Married Name1196As of 1196,her married name was de Beaumont.

Margaret de Beaumont

F
Father*Robert de Beaumont b. a 1120, d. 1190
Mother*Petronilla (?)
Name TypeDateDescription
Married NameHer married name was de Quincy.

Children of Margaret de Beaumont and Saer de Quincy

Saer de Quincy

M, b. 1155, d. 3 November 1219
Father*Robert de Quincy
Mother*Orabilis of Leuchars
     Saer de Quincy, 1st Earl of Winchester (1155 – 3rd November 1219) was one of the leaders of the baronial rebellion against King John of England, and a major figure in both Scotland and England in the decades around the turn of the twelfth and thirteenth centuries.

Saer de Quincy's immediate background was in the Scottish kingdom: his father was a knight in the service of king William the Lion, and his mother was the heiress of the lordship of Leuchars in Fife (see below). His rise to prominence in England came through his marriage to Margaret, the younger sister of Robert de Beaumont, 4th Earl of Leicester: but it is probably no coincidence that her other brother was the de Quincys' powerful Fife neighbour, Roger de Beaumont, Bishop of St Andrews. In 1204, Earl Robert died, leaving Margaret as co-heiress of the vast earldom along with her elder sister. The estate was split in half, and after the final division was ratified in 1207, de Quincy was made Earl of Winchester.

Following his marriage, de Quincy became a prominent military and diplomatic figure in England. There is no evidence of any close alliance with King John, however, and his rise to importance was probably due to his newly-acquired magnate status and the family connections that underpinned it.

One man with whom he does seem to have developed a close personal relationship is his cousin, Robert Fitzwalter. They are first found together in 1203, as co-commanders of the garrison at the major fortress of Vaudreuil in Normandy; they were responsible for surrendering the castle without a fight to Philip II of France, fatally weakening the English position in northern France, but although popular opinion seems to have blamed them for the capitulation, a royal writ is extant stating that the castle was surrendered at King John's command, and both Saer and Fitzwalter had to endure personal humiliation and heavy ransoms at the hands of the French.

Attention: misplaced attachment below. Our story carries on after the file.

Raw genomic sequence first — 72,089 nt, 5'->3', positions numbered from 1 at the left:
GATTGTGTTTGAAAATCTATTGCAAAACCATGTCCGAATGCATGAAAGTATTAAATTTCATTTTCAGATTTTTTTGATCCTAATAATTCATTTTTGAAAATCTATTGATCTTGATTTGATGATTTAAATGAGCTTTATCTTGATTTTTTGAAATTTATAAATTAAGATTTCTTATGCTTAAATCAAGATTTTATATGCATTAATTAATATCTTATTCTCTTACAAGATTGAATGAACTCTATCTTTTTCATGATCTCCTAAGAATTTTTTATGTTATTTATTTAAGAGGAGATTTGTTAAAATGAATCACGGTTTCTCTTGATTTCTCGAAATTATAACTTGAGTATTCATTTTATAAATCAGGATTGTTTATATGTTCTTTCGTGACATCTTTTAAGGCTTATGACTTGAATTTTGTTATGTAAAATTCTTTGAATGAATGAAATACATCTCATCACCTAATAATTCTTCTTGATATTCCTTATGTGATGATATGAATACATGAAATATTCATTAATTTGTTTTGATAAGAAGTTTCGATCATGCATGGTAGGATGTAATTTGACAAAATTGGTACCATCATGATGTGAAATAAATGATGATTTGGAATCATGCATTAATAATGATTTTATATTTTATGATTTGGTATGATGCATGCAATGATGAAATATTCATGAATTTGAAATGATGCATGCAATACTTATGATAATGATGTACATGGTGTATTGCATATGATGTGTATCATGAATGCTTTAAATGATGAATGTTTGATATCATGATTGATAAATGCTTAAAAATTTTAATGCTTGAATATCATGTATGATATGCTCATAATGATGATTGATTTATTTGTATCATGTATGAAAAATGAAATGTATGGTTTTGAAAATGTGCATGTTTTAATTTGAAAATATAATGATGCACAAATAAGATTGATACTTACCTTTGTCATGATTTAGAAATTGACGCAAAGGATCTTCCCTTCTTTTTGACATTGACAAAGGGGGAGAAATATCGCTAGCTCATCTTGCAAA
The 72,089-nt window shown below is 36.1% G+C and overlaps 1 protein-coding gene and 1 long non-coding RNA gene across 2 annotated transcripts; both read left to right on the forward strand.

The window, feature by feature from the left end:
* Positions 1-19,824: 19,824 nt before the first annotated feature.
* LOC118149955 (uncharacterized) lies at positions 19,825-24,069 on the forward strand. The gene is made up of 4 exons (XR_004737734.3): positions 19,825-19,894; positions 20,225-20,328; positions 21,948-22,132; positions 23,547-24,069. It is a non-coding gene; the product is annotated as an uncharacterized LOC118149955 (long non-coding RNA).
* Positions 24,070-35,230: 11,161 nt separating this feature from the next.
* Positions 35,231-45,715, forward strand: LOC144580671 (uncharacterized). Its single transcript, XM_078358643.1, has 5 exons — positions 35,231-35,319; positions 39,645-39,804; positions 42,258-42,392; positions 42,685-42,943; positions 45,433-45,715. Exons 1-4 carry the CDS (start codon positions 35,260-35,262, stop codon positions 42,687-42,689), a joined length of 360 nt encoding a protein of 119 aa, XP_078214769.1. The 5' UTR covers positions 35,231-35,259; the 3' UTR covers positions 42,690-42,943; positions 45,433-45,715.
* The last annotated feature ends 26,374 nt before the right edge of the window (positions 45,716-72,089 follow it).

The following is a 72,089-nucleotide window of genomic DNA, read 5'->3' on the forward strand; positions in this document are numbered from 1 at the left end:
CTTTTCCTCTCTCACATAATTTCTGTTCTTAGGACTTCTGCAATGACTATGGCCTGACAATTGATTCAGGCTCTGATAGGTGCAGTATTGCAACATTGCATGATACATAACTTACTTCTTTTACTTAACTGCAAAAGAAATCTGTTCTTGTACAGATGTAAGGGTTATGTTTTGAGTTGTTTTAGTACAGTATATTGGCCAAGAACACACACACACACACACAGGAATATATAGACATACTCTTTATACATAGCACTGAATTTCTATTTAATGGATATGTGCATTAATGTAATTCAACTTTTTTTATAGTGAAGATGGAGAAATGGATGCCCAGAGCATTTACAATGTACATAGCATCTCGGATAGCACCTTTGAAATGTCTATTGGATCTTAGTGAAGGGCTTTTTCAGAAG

In Scotland, he was perhaps more successful. In 1211-12, the Earl of Winchester commanded an imposing retinue of a hundred knights and a hundred serjeants in William the Lion's campaign against the Mac William rebels, a force which some historians have suggested may have been the mercenary force from Brabant lent to the campaign by John.

In 1215, when the baronial rebellion broke out, Robert Fitzwalter became the military commander, and the Earl of Winchester joined him, acting as one of the chief negotiators with John; both cousins were among the 25 guarantors of the Magna Carta. De Quincy fought against John in the troubles that followed the signing of the Charter, and, again with Fitzwalter, travelled to France to invite Prince Louis of France to take the English throne. He and Fitzwalter were subsequently among the most committed and prominent supporters of Louis' candidature for the kingship, against both John and the infant Henry III.

When military defeat cleared the way for Henry III to take the throne, de Quincy went on crusade, perhaps in fulfillment of an earlier vow, and in 1219 he left to join the Fifth Crusade, then besieging Damietta. While in the east, he fell sick and died. He was buried in Acre, the capital of the Kingdom of Jerusalem, rather than in Egypt, and his heart was brought back and interred at Garendon Abbey near Loughborough, a house endowed by his wife's family.

The family of de Quincy had arrived in England after the Norman Conquest, and took their name from Cuinchy in the Arrondissement of Béthune; the personal name "Saer" was used by them over several generations. Both names are variously spelled in primary sources and older modern works, the first name being sometimes rendered Saher or Seer, and the surname as Quency or Quenci.

The first recorded Saer de Quincy (known to historians as "Saer I") was lord of the manor of Long Buckby in Northamptonshire in the earlier twelfth century, and second husband of Matilda of St Liz, stepdaughter of King David I of Scotland by Maud of Northumbria. This marriage produced two sons, Saer II and Robert de Quincy. It was Robert, the younger son, who was the father of the Saer de Quincy who eventually became Earl of Winchester. By her first husband Robert Fitz Richard, Matilda was also the paternal grandmother of Earl Saer's close ally, Robert Fitzwalter.